Source of the holiday's name:

In the twelfth year of King Ahasuerus, in the first month, Nisan, they cast lots, Pur as it is called, in the presence of Haman, taking day by day and month by month, and the lot fell on the thirteenth day of the twelfth month, the month of Adar.
Esther 3:7

So the Jews undertook to continue the practice they had begun in accordance with Mordekhai's letter. This they did because Haman son of Hammedatha the Agagite, the enemy of all the Jews, had plotted to destroy the Jews and had cast lots, Pur as it is called, with intent to crush and destroy them. But when the matter came before the king, he issued written orders that the wicked plot which Haman had devised against the Jews should recoil on his own head, and that he and his sons be hanged on the gallows. Therefore, these days were named Purim after the word Pur. Accordingly, because of all that was written in this letter, because of all they had seen and experienced in this matterr, the Jews resolved and undertook that they would without fail keep these two days as a yearly festival in the prescribed manner and at the appointed time.
Esther 9:24-27

Teacher Focus


  1. Why is the holiday called Purim?
  2. Who established the holiday of Purim?

Food for Thought

  1. Why, in your opinion, did the Jews not try to give the holiday some other name?
  2. If YOU had to select a name by which the holiday would be known to all future generations, what name would you choose?

Date: 14 and 15 Adar Source for the Date:

Then Mordekhai set these things on record and sent letters to all the Jews in all the provinces of King Ahasuerus, far and near, binding them to keep the fourteenth and fifteenth days of the month Adar, year by year, as the days on which the Jews obtained relief from their enemies and as the month which was changed for them from sorrow into Joy, from a time of mourning to a holiday. They were to observe them as days of feasting and joy, days for sending presents of food to one another and gifts to the poor.
Esther 9:20-22

Teacher Focus

  1. Read Esther 9:1-2 and Esther 9:15-22.
  2. When did the Jews do battle and when did they rest throughout the Persian Empire?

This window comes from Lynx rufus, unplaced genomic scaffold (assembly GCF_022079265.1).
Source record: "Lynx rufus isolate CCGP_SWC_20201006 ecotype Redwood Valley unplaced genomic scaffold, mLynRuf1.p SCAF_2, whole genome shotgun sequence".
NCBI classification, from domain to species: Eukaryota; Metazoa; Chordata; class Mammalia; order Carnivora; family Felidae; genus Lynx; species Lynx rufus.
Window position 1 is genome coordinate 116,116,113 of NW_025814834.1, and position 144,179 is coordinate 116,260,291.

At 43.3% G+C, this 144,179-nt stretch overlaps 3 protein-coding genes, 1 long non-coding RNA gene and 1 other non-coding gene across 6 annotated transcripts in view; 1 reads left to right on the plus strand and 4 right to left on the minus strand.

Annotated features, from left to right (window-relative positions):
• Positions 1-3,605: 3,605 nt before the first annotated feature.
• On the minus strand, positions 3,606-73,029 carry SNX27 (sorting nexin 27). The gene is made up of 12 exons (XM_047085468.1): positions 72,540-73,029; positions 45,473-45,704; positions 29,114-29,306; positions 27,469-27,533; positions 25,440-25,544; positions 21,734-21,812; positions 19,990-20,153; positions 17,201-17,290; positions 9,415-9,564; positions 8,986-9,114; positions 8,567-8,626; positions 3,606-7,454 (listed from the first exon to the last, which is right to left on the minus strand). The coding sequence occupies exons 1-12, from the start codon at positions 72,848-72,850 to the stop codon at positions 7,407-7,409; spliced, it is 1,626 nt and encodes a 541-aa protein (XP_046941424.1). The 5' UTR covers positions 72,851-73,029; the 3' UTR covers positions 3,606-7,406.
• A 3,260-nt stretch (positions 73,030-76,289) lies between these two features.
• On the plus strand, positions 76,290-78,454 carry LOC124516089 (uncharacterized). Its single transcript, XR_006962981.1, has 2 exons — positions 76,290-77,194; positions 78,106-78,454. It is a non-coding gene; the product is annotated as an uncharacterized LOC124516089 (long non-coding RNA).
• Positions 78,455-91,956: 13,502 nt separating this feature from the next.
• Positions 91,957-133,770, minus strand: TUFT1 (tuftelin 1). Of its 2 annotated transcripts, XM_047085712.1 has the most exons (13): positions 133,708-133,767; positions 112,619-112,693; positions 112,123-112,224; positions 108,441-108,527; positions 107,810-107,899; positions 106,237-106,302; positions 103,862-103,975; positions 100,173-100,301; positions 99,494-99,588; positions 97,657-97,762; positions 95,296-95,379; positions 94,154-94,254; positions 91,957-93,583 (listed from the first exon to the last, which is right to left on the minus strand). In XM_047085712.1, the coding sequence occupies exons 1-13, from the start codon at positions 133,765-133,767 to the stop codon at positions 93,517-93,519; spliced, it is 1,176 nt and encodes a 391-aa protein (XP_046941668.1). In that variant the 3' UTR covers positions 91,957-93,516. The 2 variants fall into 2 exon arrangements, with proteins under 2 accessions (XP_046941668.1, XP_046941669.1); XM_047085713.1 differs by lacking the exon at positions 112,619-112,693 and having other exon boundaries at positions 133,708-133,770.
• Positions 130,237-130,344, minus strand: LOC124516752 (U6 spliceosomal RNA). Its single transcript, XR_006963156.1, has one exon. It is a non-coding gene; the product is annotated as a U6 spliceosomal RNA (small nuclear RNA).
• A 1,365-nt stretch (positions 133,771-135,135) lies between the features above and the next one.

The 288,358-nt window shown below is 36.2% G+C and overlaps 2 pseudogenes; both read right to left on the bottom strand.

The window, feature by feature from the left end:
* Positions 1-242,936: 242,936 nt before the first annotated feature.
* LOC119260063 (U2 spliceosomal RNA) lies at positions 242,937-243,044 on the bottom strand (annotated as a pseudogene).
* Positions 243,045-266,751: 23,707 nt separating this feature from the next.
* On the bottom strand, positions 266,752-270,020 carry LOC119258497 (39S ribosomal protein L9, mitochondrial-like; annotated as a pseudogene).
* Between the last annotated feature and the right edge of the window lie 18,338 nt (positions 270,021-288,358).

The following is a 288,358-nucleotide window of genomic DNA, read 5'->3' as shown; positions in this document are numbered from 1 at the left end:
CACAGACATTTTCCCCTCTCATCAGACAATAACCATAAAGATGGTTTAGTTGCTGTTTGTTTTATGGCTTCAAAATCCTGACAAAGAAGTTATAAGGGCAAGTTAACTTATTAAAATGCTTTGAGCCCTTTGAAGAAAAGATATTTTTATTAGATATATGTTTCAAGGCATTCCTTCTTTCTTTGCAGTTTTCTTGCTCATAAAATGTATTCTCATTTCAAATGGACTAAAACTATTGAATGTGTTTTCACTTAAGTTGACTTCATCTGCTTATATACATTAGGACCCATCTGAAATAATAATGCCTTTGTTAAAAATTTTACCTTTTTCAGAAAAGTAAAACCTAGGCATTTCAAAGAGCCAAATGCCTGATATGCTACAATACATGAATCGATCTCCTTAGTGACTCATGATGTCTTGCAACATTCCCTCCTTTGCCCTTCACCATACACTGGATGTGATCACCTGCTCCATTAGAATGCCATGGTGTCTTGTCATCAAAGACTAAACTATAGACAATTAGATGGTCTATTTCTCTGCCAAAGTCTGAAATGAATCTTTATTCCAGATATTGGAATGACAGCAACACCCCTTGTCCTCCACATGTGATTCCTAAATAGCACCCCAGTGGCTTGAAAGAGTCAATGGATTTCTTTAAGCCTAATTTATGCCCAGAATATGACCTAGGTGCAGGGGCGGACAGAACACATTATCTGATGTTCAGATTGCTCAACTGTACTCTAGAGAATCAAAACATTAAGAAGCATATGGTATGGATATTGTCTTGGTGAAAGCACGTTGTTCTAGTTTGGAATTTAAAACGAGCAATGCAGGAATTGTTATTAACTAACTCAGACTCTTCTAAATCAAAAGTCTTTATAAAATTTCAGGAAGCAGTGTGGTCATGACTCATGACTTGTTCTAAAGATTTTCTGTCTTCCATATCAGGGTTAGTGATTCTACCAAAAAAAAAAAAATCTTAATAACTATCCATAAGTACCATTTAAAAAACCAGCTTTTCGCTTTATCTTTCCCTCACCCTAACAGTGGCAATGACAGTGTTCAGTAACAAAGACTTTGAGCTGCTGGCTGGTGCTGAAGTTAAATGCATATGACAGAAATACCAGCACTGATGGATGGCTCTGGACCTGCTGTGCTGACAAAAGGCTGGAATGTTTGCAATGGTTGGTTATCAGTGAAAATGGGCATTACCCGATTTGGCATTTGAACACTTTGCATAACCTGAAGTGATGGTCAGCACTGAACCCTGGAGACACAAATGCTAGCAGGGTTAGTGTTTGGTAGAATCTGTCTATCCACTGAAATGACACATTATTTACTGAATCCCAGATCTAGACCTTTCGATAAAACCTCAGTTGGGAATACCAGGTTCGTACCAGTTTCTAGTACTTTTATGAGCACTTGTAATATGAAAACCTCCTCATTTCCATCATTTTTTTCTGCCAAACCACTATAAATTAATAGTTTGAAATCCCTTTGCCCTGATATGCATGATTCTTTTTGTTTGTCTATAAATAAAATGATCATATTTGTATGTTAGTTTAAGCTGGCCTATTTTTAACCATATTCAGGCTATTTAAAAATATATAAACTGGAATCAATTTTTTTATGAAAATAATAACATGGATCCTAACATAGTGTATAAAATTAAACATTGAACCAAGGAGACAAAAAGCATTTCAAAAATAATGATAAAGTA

3. When did they do battle and when did they rest in the capital city Shushan?
  4. Fill in the following table according to the Biblical passages, noting when the Jew did battle and when they rested. For each date in each locale, write "Fought" or "Rested".

A. At the Time of Mordekhai and Esther


  13 Adar 14 Adar 15 Adar
The Rest of the Persian Empire      

B. In Our Time


  13 Adar 14 Adar 15 Adar
Shushan and Other Walled Cities      
The Rest of the Persian Empire      

  1. Read verses 20-22 again.
  2. How did our Sages set the dates for Purim in the land of Israel and the Diaspora?

Sources and Works that Relate to the Holiday

  • Biblical Sources:

    The book of Esther, known in Hebrew as Megillat Esther, one of the five Megillot (Song of Songs, Ruth, Lamentations, Ecclesiastes, Esther).

  • Sources in the Oral Law:

    The main source is the tractate, Megillah in the Mishnah and Talmud.

  • Works Specially Devoted to the Holiday:

    The book of Esther Historical Background to the Book of Esther. The book of Esther is one of the five Megillot included in the twenty- four books of the Bible. According to tradition, Esther was written by Mordekhai and Esther with the help of 124 Sages, members of the Great Assembly. The story related in Esther took place before the Second Temple was built (some three hundred years before the events commemorated by Hanukkah).

    The King Ahasuerus mentioned in the book of Esther is probably the Persian king, Khshayarsha, whom the Greeks called Xerxes, son of Darius I. Xerxes reigned for approximately twenty years, from 486 to 465 B.C.E. Several facts known about his life fit what is written in the Megillah. Xerxes built himself a palace in Shushan, the capital city, and he was known for his opulent feasts and for the ostentatious gifts he gave. Also the information provided by the Megillah on Ahasuerus's kingdom that spanned 127 countries from India to Kush (Kush is apparently Nubia, an area that includes southern Egypt and northern Sudan) fits the size of the Persian Empire at the end of the sixth century B.C.E., at the time of the reign of Xerxes' father Darius.

    His empire included Persia, the northwestern portion of India, Asia Minor, Turkey, Macedonia, Babylonia, Phoenicia, Syria, Israel, Egypt, and portions of the Arabian Peninsula.

    "Hag Purim", written and edited by Miriam Mishal, the Jewish Agency for Israel, Aliyah Department.





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15 Jun 2005 / 8 Sivan 5765 0